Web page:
CHESTER, Pa. –Thirty Apogee scholars from Widener University’s Oskin Leadership Institute surprised the campus community yesterday with the first Courage Day.
Audrey Rucker, a communication studies major who was part of the core planning team, explained that Courage Day was meant to inspire people to reflect on courage in their everyday lives. She said that courage is needed for leadership, and while most people have it, they often struggle to identify it within themselves.
The courage theme grew out of the Oskin Leadership Institute’s mission to prepare Widener students to become responsible citizens who possess the character, courage and competencies to affect positive change.
To that end, students planned various interactive activities to spark conversations and self-reflection around courage. Signs placed throughout campus in the early morning hours helped announce Courage Day and served as the first courage prompt. The signs read: “Do you have the courage to be yourself?”, “Do you have the courage to forgive?” and “Do you have the courage to change?”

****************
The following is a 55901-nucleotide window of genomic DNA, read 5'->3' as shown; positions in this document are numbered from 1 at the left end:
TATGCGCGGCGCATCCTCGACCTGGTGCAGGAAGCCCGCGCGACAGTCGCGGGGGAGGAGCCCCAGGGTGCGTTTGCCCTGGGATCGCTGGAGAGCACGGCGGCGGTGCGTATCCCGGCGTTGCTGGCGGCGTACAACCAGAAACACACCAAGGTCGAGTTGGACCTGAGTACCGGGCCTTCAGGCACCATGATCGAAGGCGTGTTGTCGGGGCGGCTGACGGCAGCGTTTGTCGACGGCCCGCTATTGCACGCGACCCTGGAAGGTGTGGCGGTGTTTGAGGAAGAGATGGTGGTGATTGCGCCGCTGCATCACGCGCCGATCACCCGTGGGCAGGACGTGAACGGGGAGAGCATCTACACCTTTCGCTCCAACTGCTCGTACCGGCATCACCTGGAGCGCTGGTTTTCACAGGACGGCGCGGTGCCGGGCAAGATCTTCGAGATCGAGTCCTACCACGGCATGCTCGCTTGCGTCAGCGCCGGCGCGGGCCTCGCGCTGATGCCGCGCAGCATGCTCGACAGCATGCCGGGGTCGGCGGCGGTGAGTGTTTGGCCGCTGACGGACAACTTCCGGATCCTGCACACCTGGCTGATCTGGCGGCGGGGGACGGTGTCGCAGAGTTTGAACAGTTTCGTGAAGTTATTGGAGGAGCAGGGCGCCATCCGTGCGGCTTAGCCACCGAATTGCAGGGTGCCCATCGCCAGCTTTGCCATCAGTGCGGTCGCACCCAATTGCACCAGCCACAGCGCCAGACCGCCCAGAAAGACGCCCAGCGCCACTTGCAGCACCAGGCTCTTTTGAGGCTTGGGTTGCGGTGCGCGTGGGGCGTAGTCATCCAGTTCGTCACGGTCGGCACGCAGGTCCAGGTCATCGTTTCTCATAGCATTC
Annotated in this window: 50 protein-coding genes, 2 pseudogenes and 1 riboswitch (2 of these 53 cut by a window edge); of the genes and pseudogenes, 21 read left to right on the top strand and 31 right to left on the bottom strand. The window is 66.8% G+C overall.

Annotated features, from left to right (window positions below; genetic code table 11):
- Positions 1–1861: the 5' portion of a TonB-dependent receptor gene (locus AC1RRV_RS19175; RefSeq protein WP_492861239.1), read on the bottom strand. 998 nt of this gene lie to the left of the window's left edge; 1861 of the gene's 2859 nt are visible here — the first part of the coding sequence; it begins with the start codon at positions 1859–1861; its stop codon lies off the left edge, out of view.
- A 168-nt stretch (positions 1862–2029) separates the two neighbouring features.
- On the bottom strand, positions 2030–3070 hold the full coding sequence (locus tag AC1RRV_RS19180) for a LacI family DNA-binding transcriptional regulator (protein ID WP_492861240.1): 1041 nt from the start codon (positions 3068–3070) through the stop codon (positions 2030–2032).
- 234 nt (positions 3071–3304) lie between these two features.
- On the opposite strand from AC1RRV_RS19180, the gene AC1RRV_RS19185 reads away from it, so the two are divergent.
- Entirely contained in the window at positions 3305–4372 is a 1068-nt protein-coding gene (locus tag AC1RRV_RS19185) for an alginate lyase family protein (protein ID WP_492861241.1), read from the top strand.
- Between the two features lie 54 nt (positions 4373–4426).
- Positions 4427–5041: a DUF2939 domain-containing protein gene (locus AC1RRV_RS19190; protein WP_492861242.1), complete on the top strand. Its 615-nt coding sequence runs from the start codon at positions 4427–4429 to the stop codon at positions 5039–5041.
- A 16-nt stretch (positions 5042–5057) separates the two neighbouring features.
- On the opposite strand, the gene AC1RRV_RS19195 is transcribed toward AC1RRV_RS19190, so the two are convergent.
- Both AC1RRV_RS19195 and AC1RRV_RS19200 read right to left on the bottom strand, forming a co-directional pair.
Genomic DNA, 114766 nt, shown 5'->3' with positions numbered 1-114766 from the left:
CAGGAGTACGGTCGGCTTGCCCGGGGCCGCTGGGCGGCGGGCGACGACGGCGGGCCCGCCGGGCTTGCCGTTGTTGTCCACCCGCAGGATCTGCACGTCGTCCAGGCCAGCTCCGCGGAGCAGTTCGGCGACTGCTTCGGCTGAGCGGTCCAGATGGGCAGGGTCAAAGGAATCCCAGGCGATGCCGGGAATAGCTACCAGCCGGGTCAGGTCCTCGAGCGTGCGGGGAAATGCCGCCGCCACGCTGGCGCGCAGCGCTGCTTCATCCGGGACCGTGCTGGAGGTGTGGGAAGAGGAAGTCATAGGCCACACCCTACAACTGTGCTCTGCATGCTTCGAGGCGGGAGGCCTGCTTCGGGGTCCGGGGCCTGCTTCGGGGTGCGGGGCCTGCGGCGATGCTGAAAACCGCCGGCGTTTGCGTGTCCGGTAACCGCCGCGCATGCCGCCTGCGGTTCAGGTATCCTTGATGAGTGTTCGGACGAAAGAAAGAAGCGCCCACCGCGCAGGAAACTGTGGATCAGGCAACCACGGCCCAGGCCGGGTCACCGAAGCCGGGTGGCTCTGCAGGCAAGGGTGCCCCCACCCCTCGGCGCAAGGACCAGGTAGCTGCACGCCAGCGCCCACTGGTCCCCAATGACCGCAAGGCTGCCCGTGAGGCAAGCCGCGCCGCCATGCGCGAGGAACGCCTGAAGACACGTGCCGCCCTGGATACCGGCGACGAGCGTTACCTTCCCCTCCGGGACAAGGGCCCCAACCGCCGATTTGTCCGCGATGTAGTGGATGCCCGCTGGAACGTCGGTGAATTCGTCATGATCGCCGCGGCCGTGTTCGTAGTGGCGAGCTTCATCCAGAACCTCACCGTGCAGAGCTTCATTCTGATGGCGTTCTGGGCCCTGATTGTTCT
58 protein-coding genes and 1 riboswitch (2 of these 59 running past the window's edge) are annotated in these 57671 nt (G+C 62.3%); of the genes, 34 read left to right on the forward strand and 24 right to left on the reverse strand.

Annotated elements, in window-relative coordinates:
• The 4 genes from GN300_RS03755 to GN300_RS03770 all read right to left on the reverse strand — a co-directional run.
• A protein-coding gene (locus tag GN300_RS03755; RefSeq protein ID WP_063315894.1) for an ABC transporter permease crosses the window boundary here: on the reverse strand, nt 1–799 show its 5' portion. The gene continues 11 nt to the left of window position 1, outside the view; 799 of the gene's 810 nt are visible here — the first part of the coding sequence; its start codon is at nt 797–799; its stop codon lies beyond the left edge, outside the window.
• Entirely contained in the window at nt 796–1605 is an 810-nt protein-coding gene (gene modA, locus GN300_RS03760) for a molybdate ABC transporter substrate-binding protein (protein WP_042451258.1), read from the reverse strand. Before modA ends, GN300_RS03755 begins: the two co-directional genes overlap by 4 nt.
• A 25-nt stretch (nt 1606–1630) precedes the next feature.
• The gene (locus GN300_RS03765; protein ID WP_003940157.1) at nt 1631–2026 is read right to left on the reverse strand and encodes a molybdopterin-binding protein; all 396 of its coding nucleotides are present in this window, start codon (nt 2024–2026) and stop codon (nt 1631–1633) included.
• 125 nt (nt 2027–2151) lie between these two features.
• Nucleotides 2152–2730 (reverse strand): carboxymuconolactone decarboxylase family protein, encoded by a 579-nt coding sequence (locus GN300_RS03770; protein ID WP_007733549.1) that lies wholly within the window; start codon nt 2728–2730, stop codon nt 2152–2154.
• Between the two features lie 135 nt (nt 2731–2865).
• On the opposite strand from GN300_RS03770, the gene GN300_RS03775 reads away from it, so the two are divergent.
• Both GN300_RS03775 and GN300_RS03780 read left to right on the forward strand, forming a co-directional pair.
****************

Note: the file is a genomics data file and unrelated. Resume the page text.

“It is really important for leaders to learn how to self-reflect and think about their past mistakes or accomplishments and grow from it,” said senior Lake Greene, a psychology major also part of the core planning team. “It is honestly all about growth and knowing how to harness your strengths.”
This type of self-reflection was also on display at nine distinct courage wall structures placed throughout campus. Members of the campus community wrote down and pinned their own courage stories to the wall.
Rucker, a junior, remarked this was an important moment of growth for a lot of people.
“I think at times we worry too much about what others think,” she said. “I want future generations to not be afraid to stand up for what they believe in despite what other people are going to say.”
Other highlights of Courage Day included a courage bracket, which allowed students to vote on what they thought was the most courageous act. Faculty and friends of the Apogee scholars were also asked to share their courage stories during classes throughout the day.
Greene, Rucker and psychology major Bill Dahm, the third member of the core planning team, plan to make Courage Day an annual event and build on the activities of this inaugural Courage Day.